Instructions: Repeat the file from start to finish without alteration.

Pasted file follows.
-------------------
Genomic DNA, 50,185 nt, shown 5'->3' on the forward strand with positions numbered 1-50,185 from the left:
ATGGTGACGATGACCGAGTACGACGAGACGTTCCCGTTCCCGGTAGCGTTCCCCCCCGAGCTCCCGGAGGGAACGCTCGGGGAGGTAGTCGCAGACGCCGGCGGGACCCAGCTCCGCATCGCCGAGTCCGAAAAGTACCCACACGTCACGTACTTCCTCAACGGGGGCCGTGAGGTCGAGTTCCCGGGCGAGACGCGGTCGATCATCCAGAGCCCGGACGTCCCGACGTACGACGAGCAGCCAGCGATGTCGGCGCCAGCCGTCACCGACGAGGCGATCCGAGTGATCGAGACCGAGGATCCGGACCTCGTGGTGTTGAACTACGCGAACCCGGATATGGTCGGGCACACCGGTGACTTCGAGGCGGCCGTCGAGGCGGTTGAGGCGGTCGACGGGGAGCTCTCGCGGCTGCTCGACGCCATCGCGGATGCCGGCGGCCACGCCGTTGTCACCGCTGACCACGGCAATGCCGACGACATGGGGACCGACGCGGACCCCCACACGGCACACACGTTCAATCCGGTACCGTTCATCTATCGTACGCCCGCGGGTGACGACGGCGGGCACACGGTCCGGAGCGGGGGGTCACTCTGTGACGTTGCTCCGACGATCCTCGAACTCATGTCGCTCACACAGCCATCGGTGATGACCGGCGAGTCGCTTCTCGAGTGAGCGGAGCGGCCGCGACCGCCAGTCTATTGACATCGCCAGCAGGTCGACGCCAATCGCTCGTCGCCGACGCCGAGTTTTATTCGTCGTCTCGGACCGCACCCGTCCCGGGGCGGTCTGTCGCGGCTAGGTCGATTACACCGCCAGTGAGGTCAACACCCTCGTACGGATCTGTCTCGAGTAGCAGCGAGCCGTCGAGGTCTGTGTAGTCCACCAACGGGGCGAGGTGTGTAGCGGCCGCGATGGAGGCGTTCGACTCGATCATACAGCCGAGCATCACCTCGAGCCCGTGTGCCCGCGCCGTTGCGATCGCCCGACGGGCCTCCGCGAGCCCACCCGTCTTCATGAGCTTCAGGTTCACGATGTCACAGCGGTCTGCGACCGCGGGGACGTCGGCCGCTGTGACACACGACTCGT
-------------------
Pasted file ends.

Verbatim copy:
Genomic DNA, 50,185 nt, shown 5'->3' on the forward strand with positions numbered 1-50,185 from the left:
ATGGTGACGATGACCGAGTACGACGAGACGTTCCCGTTCCCGGTAGCGTTCCCCCCCGAGCTCCCGGAGGGAACGCTCGGGGAGGTAGTCGCAGACGCCGGCGGGACCCAGCTCCGCATCGCCGAGTCCGAAAAGTACCCACACGTCACGTACTTCCTCAACGGGGGCCGTGAGGTCGAGTTCCCGGGCGAGACGCGGTCGATCATCCAGAGCCCGGACGTCCCGACGTACGACGAGCAGCCAGCGATGTCGGCGCCAGCCGTCACCGACGAGGCGATCCGAGTGATCGAGACCGAGGATCCGGACCTCGTGGTGTTGAACTACGCGAACCCGGATATGGTCGGGCACACCGGTGACTTCGAGGCGGCCGTCGAGGCGGTTGAGGCGGTCGACGGGGAGCTCTCGCGGCTGCTCGACGCCATCGCGGATGCCGGCGGCCACGCCGTTGTCACCGCTGACCACGGCAATGCCGACGACATGGGGACCGACGCGGACCCCCACACGGCACACACGTTCAATCCGGTACCGTTCATCTATCGTACGCCCGCGGGTGACGACGGCGGGCACACGGTCCGGAGCGGGGGGTCACTCTGTGACGTTGCTCCGACGATCCTCGAACTCATGTCGCTCACACAGCCATCGGTGATGACCGGCGAGTCGCTTCTCGAGTGAGCGGAGCGGCCGCGACCGCCAGTCTATTGACATCGCCAGCAGGTCGACGCCAATCGCTCGTCGCCGACGCCGAGTTTTATTCGTCGTCTCGGACCGCACCCGTCCCGGGGCGGTCTGTCGCGGCTAGGTCGATTACACCGCCAGTGAGGTCAACACCCTCGTACGGATCTGTCTCGAGTAGCAGCGAGCCGTCGAGGTCTGTGTAGTCCACCAACGGGGCGAGGTGTGTAGCGGCCGCGATGGAGGCGTTCGACTCGATCATACAGCCGAGCATCACCTCGAGCCCGTGTGCCCGCGCCGTTGCGATCGCCCGACGGGCCTCCGCGAGCCCACCCGTCTTCATGAGCTTCAGGTTCACGATGTCACAGCGGTCTGCGACCGCGGGGACGTCGGCCGCTGTGACACACGACTCGT